Review: The Help

MFR Rating: ★ ★ ★ ★
It makes a refreshing change to have a cast made up almost entirely of women and they do a fine job in bringing charm and tenderness to Kathryn Stockett’s 2009 bestseller.

The Help contains a large ensemble cast, featuring Emma Stone as Skeeter who sees beyond the prejudices of her town in sixties, Mississippi, America in order to create a book giving voice to ‘the help’, or the persecuted, black servants of America. Viola Davis and Octavia Spencer do a remarkable job as Aibileen and Minny, the downtrodden and voiceless black servants. They give the film a genuine warmth, retaining their wit and strength despite the social abuse they’re forced to endure.

Bryce Dallas Howard is superb as Hilly, the  mistress of the house, who is to civil rights what Cruella de Vil was to dalmatians. Maybe there is something a little bit pantomime villain about the way Hilly is presented, but it does a good job in providing the appropriate antagonism for Aibileen and Minny’s desire to co-operate with Skeeter’s project. Also among the cast is Allison Janney as Skeeter’s mother, as ever brilliant even if she seems to be getting slightly typecast in the slightly mad mother role.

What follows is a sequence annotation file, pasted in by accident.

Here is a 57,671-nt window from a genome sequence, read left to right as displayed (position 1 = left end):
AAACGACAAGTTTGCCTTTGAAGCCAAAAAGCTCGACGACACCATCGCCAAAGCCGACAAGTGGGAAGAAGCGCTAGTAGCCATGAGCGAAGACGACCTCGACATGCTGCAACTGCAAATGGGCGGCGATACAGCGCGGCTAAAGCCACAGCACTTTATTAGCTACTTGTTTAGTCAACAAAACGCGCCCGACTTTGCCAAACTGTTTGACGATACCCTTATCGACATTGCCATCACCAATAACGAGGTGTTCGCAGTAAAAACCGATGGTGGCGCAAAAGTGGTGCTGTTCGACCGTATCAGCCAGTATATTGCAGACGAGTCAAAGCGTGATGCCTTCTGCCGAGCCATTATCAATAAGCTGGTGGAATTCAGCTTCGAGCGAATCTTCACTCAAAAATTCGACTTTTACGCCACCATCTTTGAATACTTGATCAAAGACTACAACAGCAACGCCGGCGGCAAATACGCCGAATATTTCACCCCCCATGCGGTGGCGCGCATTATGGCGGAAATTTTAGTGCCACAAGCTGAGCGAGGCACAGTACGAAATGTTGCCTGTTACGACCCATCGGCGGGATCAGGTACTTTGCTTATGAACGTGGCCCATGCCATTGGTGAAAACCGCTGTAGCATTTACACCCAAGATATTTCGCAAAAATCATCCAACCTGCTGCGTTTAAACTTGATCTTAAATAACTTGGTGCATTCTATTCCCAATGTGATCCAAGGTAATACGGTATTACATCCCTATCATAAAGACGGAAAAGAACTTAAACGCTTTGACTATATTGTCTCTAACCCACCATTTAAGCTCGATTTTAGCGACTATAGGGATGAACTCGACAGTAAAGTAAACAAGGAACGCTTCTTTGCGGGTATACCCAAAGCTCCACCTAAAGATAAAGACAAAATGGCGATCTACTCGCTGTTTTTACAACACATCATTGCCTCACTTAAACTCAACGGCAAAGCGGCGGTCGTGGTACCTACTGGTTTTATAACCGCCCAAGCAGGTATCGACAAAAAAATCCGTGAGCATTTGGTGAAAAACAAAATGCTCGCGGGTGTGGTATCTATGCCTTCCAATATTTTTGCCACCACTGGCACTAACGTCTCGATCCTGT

At nearly two hours and a half, you feel a lot wouldn’t have been lost with a bit of an edit but at the same time it didn’t seem to particularly drag on as the characters are constantly engaging.

In a sense, The Help feels feminist as much as it’s about the civil right movement. While it doesn’t quite tackle the political issues with the vigor expected, it does provide characters with conviction. The film isn’t nearly as liberally preachy as some may suggest. It’s not always an easy watch but it’s at other times funny, entertaining and heartwarming. It’s not quite the civil right tour-de-force some may expect, but it’s nevertheless moving and a story worth telling.

The Help is out on 26th October in the UK. Running time: 146 mins. Certificate 12A (UK).

Comments and feedback are always welcome or just give the film a rating by using the stars at the top.

Review by David Rank


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